Students and graduates of for-profit colleges give their institutions high marks for teaching quality and scheduling flexibility, but nearly a third of the alumni conclude that, given the colleges’ relatively high costs, the investment isn’t worth it, according to a report being released on Monday by Public Agenda, a nonprofit research group.
The report, "Profiting Higher Education? What Students, Alumni, and Employers Think About For-Profit Colleges," was financed by the Kresge Foundation. It was based on responses from a representative sampling of about 800 prospective students, 200 undergraduates, 250 alumni, and 650 employers, as well as the findings of focus groups with employers and adult prospective students.
On the plus side, students cited caring instructors, small classes, and efficient programs. The results were mixed when it came to the perceived value of the colleges’ degrees. Thirty-seven percent of the alumni said the degrees were "well worth it," while 32 percent said it "really wasn’t worth it." Thirty percent said the jury’s still out.
Meanwhile, about half of the employers saw no difference in quality between for-profit and public colleges, but among those that did differentiate, "employers tended to favor traditional institutions, with many saying that they’d prefer to hire a candidate from a reputable state school versus one from a for-profit school," the report said.
"It portrays a nuanced picture" of a sector that enrolls 13 percent of the nation’s undergraduate students, Will Friedman, president of Public Agenda, said in an interview on Friday.
"We find that both current students and alumni are satisfied with a number of aspects, including teacher quality, but that’s counterbalanced by a strong concern about the cost."
What the Colleges Do Well
Carolin Hagelskamp, Public Agenda’s director of research and the report’s lead author, acknowledged that the study had been conducted during a rough time for job seekers, a factor that could have colored their perspectives on the value of their degrees.
Still, she said, "many graduates of for-profit schools put some blame on their schools for not adequately preparing them for the job market."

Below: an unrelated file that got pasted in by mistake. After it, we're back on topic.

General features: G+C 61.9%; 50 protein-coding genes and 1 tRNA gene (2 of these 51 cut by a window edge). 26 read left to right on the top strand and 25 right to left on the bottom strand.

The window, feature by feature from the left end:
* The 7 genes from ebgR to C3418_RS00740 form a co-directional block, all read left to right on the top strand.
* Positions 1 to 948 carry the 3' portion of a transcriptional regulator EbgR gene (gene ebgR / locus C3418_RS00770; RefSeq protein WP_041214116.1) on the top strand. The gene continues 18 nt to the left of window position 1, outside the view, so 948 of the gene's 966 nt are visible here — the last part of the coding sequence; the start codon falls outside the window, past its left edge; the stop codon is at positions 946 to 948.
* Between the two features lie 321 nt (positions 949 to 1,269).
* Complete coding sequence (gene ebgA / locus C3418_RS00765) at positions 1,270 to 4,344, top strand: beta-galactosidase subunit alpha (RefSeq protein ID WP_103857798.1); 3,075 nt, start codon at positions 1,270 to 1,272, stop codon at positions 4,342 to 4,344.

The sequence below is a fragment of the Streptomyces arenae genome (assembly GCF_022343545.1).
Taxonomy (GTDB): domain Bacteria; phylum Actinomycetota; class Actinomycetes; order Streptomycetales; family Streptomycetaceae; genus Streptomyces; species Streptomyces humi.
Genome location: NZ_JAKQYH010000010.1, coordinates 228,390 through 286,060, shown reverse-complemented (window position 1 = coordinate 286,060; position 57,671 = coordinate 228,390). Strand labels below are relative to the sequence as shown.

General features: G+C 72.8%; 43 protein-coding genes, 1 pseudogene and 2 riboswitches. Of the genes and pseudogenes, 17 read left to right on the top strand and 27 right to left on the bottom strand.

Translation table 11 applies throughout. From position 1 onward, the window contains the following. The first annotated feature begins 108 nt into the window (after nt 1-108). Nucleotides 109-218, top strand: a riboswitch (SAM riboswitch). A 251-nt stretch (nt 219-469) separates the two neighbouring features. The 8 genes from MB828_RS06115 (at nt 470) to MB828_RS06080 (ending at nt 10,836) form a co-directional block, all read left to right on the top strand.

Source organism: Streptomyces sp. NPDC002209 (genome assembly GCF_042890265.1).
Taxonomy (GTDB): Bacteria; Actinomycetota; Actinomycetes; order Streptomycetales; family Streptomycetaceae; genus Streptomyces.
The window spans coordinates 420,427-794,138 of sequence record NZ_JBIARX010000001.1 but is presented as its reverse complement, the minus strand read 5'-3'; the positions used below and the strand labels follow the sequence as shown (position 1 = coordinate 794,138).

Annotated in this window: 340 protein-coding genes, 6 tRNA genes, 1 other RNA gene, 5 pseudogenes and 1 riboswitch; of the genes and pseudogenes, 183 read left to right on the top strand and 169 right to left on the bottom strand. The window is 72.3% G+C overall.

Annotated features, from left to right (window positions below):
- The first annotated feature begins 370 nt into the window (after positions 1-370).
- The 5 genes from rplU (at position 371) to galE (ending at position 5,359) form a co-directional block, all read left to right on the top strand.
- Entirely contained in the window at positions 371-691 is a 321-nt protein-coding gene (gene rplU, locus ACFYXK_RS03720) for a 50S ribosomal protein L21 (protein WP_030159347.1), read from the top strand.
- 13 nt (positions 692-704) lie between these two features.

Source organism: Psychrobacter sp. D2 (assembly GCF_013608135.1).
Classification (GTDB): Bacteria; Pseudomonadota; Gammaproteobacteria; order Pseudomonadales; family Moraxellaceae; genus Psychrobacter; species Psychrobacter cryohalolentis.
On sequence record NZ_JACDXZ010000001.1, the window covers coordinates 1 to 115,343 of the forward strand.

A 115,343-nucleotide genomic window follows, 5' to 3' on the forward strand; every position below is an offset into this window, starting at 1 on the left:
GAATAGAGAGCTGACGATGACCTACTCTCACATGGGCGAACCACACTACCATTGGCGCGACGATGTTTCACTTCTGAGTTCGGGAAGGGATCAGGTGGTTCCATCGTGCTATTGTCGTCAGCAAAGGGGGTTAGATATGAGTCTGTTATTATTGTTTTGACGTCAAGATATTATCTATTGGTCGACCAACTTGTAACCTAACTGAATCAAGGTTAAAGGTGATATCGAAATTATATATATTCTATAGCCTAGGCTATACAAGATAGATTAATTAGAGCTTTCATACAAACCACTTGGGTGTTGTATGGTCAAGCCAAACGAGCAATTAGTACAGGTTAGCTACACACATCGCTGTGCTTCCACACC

In a report published in November, also with support from Kresge, Public Agenda found that most students were doing remarkably little research before picking a college and that they weren’t taking advantage of voluminous data that’s available to them, much of it on the web.
Despite all of the public debate about for-profit colleges among policy makers and education experts, more than half of the students attending the colleges thought their institutions were nonprofit, the new report said.
In a statement released on Friday, Noah A. Black, a spokesman for the Association of Private Sector Colleges and Universities, the main trade group for the for-profit sector, said the report validated what the colleges are doing well. Among the pluses: Nearly all of the undergraduates surveyed said they were receiving guidance and support, and 83 percent of the undergraduates said their colleges had helped them with financial-aid applications.
"As this report details, private-sector institutions are being responsive to today’s students in ways that traditional institutions are not," Mr. Black wrote. "This includes flexibility in courses and timing, offering skills demanded by employers, and accepting and accommodating students from a variety of backgrounds."
Public Agenda conducted a parallel study of community-college students that found they were equally happy with their colleges, but less worried about finances than their counterparts at for-profit institutions.
Mr. Friedman said he hoped the report would add valuable new information to the debate about for-profit colleges. The sector, he said, "warrants scrutiny, particularly on questions of cost and student recruitment, but it’s also clear that these colleges are responding skillfully to the needs of a significant number of America’s students."